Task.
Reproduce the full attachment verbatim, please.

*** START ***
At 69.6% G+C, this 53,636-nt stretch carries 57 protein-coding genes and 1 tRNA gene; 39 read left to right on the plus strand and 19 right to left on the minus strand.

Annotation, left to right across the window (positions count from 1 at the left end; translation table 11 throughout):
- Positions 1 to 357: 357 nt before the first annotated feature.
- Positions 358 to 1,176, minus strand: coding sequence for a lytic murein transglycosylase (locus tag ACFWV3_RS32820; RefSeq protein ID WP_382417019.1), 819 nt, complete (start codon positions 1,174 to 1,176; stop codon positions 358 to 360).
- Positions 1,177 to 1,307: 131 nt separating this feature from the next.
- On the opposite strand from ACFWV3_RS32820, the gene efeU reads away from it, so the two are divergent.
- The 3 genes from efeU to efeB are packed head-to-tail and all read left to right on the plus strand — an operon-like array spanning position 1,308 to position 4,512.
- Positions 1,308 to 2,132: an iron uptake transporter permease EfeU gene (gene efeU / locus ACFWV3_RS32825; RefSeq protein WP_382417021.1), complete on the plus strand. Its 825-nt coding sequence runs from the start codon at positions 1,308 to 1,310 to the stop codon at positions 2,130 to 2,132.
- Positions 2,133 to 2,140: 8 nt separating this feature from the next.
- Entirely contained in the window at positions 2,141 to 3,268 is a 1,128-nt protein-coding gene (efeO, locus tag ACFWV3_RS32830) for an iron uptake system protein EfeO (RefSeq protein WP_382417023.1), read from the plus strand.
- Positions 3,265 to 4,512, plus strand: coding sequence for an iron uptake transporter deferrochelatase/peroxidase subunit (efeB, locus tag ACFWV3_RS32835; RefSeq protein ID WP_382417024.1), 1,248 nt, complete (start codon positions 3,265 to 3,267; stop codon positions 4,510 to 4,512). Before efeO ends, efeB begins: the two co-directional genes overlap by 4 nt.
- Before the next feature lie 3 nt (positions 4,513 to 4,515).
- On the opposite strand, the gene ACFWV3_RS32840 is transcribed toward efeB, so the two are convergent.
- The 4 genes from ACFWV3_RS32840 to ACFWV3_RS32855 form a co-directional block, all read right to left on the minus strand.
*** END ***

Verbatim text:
At 69.6% G+C, this 53,636-nt stretch carries 57 protein-coding genes and 1 tRNA gene; 39 read left to right on the plus strand and 19 right to left on the minus strand.

Annotation, left to right across the window (positions count from 1 at the left end; translation table 11 throughout):
- Positions 1 to 357: 357 nt before the first annotated feature.
- Positions 358 to 1,176, minus strand: coding sequence for a lytic murein transglycosylase (locus tag ACFWV3_RS32820; RefSeq protein ID WP_382417019.1), 819 nt, complete (start codon positions 1,174 to 1,176; stop codon positions 358 to 360).
- Positions 1,177 to 1,307: 131 nt separating this feature from the next.
- On the opposite strand from ACFWV3_RS32820, the gene efeU reads away from it, so the two are divergent.
- The 3 genes from efeU to efeB are packed head-to-tail and all read left to right on the plus strand — an operon-like array spanning position 1,308 to position 4,512.
- Positions 1,308 to 2,132: an iron uptake transporter permease EfeU gene (gene efeU / locus ACFWV3_RS32825; RefSeq protein WP_382417021.1), complete on the plus strand. Its 825-nt coding sequence runs from the start codon at positions 1,308 to 1,310 to the stop codon at positions 2,130 to 2,132.
- Positions 2,133 to 2,140: 8 nt separating this feature from the next.
- Entirely contained in the window at positions 2,141 to 3,268 is a 1,128-nt protein-coding gene (efeO, locus tag ACFWV3_RS32830) for an iron uptake system protein EfeO (RefSeq protein WP_382417023.1), read from the plus strand.
- Positions 3,265 to 4,512, plus strand: coding sequence for an iron uptake transporter deferrochelatase/peroxidase subunit (efeB, locus tag ACFWV3_RS32835; RefSeq protein ID WP_382417024.1), 1,248 nt, complete (start codon positions 3,265 to 3,267; stop codon positions 4,510 to 4,512). Before efeO ends, efeB begins: the two co-directional genes overlap by 4 nt.
- Before the next feature lie 3 nt (positions 4,513 to 4,515).
- On the opposite strand, the gene ACFWV3_RS32840 is transcribed toward efeB, so the two are convergent.
- The 4 genes from ACFWV3_RS32840 to ACFWV3_RS32855 form a co-directional block, all read right to left on the minus strand.